Grass Fed Beef
Grass fed beef has increased in popularity over recent years and has now been recognised as a healthier alternative to the commercial, grain fattened variety.
What is grass fed beef?
Grass fed beef refers to the meat from cattle that have been raised in green pastures and allowed to forage for food, in contrast to being fed on grains and soy to build fat content more quickly. At Taste Tradition Direct the beef we sell is not only grass fed, but also originates from rare and native breed cattle. The breeds we use take much longer to reach maturity and are allowed to put on weight naturally by grazing. This traditional method of farming produces a much tastier and healthier product.
Why is grass fed beef more healthy?
There is an ever growing body of scientific evidence backing the benefits of a diet containing grass fed beef.
Meat from grass fed cattle has a higher level of “good fat” containing a good balance of omega 6 and omega 3 fatty acids. The important factor from a nutritional point of view is the ratio of omega 3 to omega 6, which should be lower than 4:1. In tests carried out the ratio in grass fed beef was lower than 4:1, with much of the grain fed alternative being much higher.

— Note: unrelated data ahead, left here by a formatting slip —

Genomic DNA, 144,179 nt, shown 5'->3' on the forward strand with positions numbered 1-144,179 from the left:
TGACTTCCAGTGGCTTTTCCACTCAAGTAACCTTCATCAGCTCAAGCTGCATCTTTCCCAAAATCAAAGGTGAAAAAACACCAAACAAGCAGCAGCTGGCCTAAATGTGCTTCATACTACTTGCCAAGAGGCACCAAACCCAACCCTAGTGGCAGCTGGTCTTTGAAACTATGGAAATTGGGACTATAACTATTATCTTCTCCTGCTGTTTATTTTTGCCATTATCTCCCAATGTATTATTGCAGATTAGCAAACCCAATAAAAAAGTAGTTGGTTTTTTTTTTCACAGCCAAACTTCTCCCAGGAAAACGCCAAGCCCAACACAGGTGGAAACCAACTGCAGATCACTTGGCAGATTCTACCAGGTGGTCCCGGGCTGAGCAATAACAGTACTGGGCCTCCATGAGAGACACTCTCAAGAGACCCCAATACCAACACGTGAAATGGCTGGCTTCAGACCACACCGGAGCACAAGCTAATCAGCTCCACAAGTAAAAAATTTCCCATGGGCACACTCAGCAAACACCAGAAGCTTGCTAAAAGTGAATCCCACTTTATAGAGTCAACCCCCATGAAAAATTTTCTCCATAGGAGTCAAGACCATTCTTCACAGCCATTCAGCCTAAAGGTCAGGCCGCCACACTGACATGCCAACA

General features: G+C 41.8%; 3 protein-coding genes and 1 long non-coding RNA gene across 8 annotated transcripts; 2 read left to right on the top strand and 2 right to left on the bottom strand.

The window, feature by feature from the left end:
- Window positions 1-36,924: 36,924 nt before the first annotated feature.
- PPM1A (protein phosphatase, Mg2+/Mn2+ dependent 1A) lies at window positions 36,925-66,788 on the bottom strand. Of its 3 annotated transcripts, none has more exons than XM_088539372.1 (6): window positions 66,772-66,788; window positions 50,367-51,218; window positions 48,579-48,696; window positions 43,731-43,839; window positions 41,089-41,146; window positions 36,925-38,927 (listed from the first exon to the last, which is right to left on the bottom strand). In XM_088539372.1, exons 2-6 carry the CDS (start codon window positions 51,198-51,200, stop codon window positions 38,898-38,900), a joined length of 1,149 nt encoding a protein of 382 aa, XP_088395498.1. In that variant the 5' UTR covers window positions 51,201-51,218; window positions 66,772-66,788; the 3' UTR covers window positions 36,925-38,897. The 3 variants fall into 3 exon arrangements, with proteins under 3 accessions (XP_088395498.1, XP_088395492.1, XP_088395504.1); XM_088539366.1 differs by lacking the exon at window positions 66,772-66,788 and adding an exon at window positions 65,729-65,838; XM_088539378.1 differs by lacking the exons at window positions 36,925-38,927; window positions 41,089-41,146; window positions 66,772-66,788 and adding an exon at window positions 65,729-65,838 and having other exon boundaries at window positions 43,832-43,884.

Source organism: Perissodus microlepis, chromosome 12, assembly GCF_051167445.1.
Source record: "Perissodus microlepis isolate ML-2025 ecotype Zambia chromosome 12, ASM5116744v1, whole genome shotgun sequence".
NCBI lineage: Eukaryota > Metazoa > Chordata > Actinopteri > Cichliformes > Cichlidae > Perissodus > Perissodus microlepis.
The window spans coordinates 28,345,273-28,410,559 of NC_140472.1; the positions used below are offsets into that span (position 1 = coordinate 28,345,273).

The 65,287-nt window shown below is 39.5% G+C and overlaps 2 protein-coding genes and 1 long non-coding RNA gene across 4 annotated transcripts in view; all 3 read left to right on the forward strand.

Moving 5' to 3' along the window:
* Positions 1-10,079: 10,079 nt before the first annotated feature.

A large proportion of the fatty acids in grass fed beef are the omega 3 variety found in green leaves and plants. Studies have shown that when cattle are fed on a grain based diet, they no longer produce these healthy fatty acids.
In 2011, the British Journal of Nutrition published a study, which concluded that eating moderate amounts of grass-fed meat for only four weeks, would give consumers healthier levels of these essential fats.
Another fatty acid found in grass fed beef is conjugated linoleic acid (CLA) which is an effective antioxidant and may be helpful in the fight against heart disease, diabetes and cancer. Beef is one of the best dietary sources of CLA and 100% grass-fed beef contains significantly more than beef from animals fed on grain.
Meat from fully grass-fed animals also contains considerably more antioxidants, vitamins and minerals, such as beta-carotene and vitamin E, than meat from grain-fed animals.
Lower total and saturated fat content
Higher in total omega-3 fatty acids (good fats)
A healthier ratio of omega-6 to omega-3 fatty acids
Higher in conjugated linoleic acid (CLA), a potential cancer fighter
Higher in vaccenic acid (which can be turned into CLA)
Higher in vitamin E
Higher in B vitamins
Higher in beta-carotene
Higher in the minerals calcium, magnesium and potassium